Digital Timesaver Devised
Necessity Breeds Tool for Neurologists
This story is part of an ongoing NIH Record series on NIH makers and inventors.
There’s got to be a better way. That’s what drove Dr. Bibi Bielekova and Dr. Peter Kosa to conjure up a computer program that neurologists can use to visualize, digitize and record patient exam data quickly and readily.
“We have developed an application that allows digital documentation of neurological exams at bedside using an iPad [or other tablet device] and simple, intuitive layouts,” Kosa explained. “Development of the NeurEx platform was prompted by [two things]: our need to simplify a very cumbersome and user-unfriendly documentation of the neuro exam that had been available at the time and the need to collect raw, granular data from the exam in an electronic form that can be later used to various downstream analyses.”
Bielekova, chief of the neuroimmunological diseases section in the Laboratory of Clinical Immunology and Microbiology at the National Institute of Allergy and Infectious Diseases (NIAID) and staff scientist Kosa study neurological disease, with emphasis on multiple sclerosis (MS), a chronic, progressive disease of the central nervous system.
In their research, performing a thorough neurological exam is essential to determine the level of disability patients experience and the rate the disorder progresses over time. The data generated from the doctor’s clinical visit informs every subsequent decision about treatment and other aspects of patient care and research progress.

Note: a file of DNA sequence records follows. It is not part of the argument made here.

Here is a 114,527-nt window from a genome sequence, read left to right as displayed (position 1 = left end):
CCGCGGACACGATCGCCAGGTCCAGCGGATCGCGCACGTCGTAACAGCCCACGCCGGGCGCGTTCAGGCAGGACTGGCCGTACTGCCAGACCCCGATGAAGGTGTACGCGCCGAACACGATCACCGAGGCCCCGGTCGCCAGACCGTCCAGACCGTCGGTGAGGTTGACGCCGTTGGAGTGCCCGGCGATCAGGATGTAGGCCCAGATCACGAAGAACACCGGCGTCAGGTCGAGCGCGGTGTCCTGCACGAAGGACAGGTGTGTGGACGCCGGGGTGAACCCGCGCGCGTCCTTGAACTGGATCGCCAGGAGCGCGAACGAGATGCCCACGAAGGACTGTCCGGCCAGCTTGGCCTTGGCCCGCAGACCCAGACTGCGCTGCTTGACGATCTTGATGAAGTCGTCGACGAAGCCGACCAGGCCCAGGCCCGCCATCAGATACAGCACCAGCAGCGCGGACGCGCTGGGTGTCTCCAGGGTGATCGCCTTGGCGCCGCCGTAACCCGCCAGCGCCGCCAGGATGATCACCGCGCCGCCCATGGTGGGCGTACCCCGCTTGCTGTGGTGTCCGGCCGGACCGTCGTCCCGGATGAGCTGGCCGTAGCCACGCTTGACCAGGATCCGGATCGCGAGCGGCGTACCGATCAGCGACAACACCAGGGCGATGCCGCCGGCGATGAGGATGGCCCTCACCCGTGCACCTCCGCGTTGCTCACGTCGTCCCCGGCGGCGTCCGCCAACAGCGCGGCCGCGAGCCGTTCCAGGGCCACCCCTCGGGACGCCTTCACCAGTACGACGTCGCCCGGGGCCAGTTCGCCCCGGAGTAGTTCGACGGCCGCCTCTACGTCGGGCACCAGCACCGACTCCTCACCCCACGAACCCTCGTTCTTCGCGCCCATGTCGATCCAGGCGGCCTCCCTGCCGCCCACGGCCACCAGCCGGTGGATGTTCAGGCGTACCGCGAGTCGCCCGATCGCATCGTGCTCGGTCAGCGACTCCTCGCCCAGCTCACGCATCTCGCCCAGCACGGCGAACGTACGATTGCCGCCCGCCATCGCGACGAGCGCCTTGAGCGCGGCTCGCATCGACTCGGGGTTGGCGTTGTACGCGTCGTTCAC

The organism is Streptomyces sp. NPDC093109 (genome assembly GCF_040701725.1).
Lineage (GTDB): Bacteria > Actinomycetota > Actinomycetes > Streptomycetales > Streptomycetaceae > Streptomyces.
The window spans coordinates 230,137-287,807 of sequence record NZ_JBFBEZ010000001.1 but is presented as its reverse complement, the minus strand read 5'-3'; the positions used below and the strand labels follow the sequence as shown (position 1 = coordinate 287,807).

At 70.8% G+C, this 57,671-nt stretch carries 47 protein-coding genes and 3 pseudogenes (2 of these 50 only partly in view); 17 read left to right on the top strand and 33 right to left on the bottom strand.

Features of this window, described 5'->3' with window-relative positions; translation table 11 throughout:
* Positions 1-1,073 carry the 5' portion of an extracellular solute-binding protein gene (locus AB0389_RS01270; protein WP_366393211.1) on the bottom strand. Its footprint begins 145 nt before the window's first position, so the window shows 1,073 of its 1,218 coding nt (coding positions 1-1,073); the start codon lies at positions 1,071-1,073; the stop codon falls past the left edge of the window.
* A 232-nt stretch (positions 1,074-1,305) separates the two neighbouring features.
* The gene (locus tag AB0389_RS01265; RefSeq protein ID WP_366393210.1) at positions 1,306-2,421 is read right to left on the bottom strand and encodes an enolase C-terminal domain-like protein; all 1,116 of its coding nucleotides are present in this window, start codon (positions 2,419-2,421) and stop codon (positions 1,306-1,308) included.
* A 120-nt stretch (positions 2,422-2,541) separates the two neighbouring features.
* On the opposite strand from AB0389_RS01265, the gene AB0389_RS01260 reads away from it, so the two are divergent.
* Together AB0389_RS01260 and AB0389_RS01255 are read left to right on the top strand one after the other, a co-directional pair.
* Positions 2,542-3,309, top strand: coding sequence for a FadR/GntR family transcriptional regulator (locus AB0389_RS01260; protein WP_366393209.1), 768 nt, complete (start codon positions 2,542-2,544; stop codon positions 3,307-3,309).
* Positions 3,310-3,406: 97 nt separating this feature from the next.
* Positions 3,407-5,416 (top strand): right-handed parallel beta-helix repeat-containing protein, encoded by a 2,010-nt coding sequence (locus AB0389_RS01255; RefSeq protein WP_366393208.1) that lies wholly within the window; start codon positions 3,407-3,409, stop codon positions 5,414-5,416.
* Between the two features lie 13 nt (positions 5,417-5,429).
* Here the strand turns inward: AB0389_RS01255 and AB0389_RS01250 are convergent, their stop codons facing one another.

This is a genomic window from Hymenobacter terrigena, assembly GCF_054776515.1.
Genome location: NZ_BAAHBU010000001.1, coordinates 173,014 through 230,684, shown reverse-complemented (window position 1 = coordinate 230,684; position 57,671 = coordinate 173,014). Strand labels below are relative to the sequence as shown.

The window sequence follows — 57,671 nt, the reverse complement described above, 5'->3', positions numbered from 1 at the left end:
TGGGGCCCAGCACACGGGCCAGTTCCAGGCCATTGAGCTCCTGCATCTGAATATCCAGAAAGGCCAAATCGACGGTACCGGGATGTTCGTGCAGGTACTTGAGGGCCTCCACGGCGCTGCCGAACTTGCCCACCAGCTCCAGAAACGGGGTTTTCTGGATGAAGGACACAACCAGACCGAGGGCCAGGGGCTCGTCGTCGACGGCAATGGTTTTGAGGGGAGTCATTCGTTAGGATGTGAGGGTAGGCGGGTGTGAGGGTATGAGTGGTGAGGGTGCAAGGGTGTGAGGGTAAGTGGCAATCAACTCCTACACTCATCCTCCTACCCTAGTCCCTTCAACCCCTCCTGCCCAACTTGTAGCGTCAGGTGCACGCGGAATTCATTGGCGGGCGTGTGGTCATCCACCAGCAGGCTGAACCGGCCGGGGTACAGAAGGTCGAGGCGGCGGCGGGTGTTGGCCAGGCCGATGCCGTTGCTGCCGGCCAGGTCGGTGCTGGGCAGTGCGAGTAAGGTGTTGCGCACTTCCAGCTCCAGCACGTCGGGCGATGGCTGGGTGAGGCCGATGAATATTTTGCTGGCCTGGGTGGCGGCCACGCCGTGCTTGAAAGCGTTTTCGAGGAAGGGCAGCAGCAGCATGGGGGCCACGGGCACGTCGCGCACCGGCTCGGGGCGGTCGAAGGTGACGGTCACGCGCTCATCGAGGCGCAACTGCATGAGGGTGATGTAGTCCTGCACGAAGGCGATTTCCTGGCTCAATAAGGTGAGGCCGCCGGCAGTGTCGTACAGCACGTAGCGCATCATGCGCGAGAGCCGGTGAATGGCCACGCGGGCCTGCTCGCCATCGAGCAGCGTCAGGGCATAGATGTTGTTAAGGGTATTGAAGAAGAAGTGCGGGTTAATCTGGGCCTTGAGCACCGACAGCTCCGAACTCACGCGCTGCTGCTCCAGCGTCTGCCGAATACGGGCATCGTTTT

Back in 2018, Bielekova spent half a year transcribing 770 historical, paper patient records into digital format, so she could compare physician analysis to computer analysis. It had taken the two scientists about 18 months to fine-tune the first generation of their NeurExTM app.
“That tells you how painful the process was before, that she was willing to do this,” Kosa joked.
By 2019, the Clinical Center’s medical records department had replaced its old Clinical Research Information System (CRIS) form for documenting neuro exams with a web page that allows direct upload of a PDF file generated by the NeurExTM app into CRIS as an officially documented neuro exam.
“[My patient visit] is automatically streamed to the NIAID server,” Bielekova explained, “so by the time I walk from the clinic to the office, the exam is already documented…then we just negotiate [the medical record] field on the app’s touchscreen and voila! it’s uploaded into the patient’s medical record.”
Before they created NeurExTM, Bielekova and other physicians on similar clinical rounds used analog—pen and paper—to manually update patient records. Doctors spent hours on the task—writing in descriptions of each patient’s individual muscle damage or deficit—and they didn’t have the cool anatomical images and diagrams the app incorporates. One single exam could generate 12 to 14 pages of notes, which were not portable the way NeurExTM files are.
Other app design elements thrill users too.
For example, Kosa said, “NeurEx has embedded algorithms that automatically calculate various clinical scales of disability using the raw documented neuro exam data, including the FDA-approved gold standard of disability outcome in MS–Expanded Disability Status Scale. This feature dramatically reduces the amount of inter- and intra-rater noise and helps facilitate multicentric studies. We have already tested this feature during a multicentric project of Spinal Fluid Consortium for MS, funded by the National MS Society, where all centers used the NeurExTM app to document patients’ neuro exams.
Articles about NeurExTM development and performance were published in 2018 in Annals of Clinical and Translational Neurology. The app also has been presented at various international meetings and requested by several groups from inside and outside the United States. NIAID’s Technology Transfer and Intellectual Property Office filed an application with the U.S. Patent and Trademark Office in 2021.
Bielekova and Kosa continue to tweak their invention, periodically adding details and adjusting features.
“I just wanted to build something that empowers neurologists to better monitor patients’ disease and give them more and better information to help them make decisions about treatment options,” Bielekova concluded.